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Blackwell
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© FEMS 2018.
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0168-6496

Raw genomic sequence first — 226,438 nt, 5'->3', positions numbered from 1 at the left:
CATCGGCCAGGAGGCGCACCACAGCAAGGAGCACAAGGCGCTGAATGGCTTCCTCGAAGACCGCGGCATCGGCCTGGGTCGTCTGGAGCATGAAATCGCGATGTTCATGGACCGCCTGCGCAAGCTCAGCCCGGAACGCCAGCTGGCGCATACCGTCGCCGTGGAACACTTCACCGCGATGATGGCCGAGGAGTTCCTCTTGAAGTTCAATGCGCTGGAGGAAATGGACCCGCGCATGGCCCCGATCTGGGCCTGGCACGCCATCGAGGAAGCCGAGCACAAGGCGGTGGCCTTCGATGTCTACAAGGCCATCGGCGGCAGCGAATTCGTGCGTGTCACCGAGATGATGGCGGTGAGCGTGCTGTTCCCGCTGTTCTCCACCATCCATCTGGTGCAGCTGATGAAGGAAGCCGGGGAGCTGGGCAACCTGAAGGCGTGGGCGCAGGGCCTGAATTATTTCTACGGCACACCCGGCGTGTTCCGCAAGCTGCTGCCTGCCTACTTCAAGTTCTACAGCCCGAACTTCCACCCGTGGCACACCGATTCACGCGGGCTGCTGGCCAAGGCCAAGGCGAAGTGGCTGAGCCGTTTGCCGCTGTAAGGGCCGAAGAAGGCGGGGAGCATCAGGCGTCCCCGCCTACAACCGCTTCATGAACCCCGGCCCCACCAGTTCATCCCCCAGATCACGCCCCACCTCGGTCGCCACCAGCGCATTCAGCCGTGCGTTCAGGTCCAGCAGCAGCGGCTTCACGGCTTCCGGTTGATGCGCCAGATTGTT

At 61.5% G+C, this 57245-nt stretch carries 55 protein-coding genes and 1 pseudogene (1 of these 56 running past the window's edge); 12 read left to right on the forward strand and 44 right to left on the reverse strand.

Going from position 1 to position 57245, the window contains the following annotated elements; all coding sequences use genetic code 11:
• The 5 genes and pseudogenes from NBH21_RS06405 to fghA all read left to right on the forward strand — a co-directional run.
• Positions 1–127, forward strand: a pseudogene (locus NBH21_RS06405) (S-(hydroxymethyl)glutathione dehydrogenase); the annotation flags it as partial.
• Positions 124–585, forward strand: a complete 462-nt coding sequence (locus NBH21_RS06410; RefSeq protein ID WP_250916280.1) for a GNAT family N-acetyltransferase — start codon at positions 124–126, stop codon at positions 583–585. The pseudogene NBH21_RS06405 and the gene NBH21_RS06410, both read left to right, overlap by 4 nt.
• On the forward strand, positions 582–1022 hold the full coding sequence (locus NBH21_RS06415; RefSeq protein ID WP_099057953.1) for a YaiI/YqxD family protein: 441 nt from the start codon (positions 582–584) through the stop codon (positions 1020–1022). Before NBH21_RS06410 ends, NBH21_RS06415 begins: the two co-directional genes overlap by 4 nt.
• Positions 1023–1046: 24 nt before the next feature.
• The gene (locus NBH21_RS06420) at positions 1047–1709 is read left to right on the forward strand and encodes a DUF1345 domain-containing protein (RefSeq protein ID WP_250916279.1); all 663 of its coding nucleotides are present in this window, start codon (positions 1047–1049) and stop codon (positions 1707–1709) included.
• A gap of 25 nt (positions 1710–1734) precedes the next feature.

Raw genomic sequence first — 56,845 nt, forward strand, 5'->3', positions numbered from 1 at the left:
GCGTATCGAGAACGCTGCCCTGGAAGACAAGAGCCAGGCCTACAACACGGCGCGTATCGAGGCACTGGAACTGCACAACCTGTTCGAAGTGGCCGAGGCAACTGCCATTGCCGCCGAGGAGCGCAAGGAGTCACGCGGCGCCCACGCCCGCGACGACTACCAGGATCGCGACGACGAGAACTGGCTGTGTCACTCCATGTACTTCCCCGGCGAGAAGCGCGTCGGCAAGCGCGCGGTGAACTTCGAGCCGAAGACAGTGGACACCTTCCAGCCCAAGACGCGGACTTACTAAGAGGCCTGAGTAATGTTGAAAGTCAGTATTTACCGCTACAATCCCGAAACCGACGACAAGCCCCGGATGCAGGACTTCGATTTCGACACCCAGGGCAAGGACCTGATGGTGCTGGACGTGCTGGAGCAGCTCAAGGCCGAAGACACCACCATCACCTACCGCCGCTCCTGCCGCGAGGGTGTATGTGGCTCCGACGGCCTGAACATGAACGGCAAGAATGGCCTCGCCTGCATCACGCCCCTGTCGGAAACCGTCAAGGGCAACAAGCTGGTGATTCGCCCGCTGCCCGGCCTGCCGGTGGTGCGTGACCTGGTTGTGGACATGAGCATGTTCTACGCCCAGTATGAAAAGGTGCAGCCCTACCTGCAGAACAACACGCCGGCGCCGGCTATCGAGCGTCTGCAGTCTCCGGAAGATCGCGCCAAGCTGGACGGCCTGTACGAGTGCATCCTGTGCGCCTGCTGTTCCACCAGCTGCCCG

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1574-6941
D.O.I.
10.1093/femsec/fiy006
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Abstract